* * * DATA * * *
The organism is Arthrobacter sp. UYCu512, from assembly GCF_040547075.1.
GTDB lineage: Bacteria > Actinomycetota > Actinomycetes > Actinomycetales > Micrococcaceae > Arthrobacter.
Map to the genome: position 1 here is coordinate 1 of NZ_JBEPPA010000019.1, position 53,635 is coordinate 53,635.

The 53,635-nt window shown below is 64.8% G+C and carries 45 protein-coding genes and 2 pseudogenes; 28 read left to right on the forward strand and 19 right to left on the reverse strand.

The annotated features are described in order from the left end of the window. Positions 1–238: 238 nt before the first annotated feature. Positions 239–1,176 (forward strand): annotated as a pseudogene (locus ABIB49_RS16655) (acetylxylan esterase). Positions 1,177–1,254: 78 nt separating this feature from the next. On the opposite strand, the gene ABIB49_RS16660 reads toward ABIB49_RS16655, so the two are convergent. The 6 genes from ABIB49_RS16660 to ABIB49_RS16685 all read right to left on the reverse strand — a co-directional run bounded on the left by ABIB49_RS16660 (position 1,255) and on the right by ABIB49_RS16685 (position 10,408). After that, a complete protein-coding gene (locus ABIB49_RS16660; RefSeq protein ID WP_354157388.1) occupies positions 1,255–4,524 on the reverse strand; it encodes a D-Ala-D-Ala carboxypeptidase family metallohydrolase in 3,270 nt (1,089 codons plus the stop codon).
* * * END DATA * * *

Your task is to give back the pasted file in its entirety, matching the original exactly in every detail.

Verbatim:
The organism is Arthrobacter sp. UYCu512, from assembly GCF_040547075.1.
GTDB lineage: Bacteria > Actinomycetota > Actinomycetes > Actinomycetales > Micrococcaceae > Arthrobacter.
Map to the genome: position 1 here is coordinate 1 of NZ_JBEPPA010000019.1, position 53,635 is coordinate 53,635.

The 53,635-nt window shown below is 64.8% G+C and carries 45 protein-coding genes and 2 pseudogenes; 28 read left to right on the forward strand and 19 right to left on the reverse strand.

The annotated features are described in order from the left end of the window. Positions 1–238: 238 nt before the first annotated feature. Positions 239–1,176 (forward strand): annotated as a pseudogene (locus ABIB49_RS16655) (acetylxylan esterase). Positions 1,177–1,254: 78 nt separating this feature from the next. On the opposite strand, the gene ABIB49_RS16660 reads toward ABIB49_RS16655, so the two are convergent. The 6 genes from ABIB49_RS16660 to ABIB49_RS16685 all read right to left on the reverse strand — a co-directional run bounded on the left by ABIB49_RS16660 (position 1,255) and on the right by ABIB49_RS16685 (position 10,408). After that, a complete protein-coding gene (locus ABIB49_RS16660; RefSeq protein ID WP_354157388.1) occupies positions 1,255–4,524 on the reverse strand; it encodes a D-Ala-D-Ala carboxypeptidase family metallohydrolase in 3,270 nt (1,089 codons plus the stop codon).